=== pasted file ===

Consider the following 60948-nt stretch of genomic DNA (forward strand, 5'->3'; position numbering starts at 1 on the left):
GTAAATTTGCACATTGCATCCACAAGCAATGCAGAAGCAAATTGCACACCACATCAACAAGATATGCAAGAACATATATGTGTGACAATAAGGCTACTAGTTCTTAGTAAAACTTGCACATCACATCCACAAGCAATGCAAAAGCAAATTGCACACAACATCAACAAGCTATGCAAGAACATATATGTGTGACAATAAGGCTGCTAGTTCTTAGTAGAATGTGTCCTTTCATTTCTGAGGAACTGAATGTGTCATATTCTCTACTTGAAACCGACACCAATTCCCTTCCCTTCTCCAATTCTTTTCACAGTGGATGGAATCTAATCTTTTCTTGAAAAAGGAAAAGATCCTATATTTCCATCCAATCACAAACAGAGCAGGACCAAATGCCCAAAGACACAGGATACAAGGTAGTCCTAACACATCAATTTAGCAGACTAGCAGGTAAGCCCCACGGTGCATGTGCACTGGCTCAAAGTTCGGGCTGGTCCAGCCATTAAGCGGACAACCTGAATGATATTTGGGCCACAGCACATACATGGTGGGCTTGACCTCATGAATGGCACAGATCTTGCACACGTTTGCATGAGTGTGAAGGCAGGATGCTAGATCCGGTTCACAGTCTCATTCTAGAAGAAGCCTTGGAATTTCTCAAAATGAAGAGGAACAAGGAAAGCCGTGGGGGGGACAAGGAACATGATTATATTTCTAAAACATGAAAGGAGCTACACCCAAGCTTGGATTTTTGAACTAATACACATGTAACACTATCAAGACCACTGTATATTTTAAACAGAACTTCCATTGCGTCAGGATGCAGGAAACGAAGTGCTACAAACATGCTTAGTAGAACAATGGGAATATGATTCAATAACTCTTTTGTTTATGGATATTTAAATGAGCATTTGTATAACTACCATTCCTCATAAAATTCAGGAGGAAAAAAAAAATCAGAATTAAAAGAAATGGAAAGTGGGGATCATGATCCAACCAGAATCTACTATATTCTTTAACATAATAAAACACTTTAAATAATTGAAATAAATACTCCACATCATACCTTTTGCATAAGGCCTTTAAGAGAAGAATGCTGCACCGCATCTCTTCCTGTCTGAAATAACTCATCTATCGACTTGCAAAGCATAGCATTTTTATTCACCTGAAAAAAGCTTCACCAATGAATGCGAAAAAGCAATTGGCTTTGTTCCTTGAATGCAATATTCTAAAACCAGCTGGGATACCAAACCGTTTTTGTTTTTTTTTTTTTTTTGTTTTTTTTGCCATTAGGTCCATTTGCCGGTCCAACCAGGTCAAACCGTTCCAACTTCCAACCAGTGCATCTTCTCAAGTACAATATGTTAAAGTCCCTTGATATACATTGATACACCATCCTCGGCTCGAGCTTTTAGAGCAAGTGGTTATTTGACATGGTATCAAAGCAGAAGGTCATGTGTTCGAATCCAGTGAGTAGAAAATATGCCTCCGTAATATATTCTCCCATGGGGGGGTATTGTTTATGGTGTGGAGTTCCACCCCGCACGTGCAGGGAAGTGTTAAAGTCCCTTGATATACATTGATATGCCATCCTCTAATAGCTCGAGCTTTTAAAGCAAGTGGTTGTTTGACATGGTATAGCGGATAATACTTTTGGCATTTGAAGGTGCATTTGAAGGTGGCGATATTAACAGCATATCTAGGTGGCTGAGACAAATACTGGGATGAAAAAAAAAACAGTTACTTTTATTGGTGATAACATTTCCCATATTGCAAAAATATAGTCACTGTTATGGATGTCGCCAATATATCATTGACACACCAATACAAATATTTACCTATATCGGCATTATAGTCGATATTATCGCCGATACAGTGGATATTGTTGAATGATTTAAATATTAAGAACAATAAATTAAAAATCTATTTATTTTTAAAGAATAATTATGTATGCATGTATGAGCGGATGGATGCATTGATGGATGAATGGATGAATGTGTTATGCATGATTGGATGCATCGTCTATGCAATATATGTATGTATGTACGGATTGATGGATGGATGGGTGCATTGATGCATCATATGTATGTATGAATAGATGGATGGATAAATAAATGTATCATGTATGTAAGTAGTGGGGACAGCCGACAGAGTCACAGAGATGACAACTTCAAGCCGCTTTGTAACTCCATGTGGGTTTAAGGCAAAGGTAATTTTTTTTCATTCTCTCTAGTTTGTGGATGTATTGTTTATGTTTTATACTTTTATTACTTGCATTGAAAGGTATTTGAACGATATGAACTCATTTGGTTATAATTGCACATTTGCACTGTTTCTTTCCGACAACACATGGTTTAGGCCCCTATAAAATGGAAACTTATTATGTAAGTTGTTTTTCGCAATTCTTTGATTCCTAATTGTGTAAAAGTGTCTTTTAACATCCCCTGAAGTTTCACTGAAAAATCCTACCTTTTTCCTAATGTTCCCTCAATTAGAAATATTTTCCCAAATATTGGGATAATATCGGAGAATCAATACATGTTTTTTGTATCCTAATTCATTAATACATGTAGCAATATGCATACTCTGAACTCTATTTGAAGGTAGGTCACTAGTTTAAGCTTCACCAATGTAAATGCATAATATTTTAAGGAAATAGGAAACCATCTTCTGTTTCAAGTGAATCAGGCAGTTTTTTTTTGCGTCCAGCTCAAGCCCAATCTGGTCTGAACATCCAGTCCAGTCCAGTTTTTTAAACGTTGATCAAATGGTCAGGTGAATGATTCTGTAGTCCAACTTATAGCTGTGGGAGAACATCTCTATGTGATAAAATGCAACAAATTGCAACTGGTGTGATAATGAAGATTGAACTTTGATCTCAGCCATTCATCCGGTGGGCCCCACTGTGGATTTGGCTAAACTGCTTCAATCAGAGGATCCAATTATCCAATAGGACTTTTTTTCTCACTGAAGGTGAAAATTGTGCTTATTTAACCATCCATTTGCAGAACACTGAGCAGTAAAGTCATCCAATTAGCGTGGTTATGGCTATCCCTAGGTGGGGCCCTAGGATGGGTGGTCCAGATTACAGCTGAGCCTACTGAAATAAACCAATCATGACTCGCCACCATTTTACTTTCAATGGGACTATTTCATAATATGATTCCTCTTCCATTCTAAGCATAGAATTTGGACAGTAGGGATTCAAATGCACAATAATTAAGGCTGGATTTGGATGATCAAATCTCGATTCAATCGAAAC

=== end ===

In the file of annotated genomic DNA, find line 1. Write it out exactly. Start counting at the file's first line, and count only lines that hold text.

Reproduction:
Consider the following 60948-nt stretch of genomic DNA (forward strand, 5'->3'; position numbering starts at 1 on the left):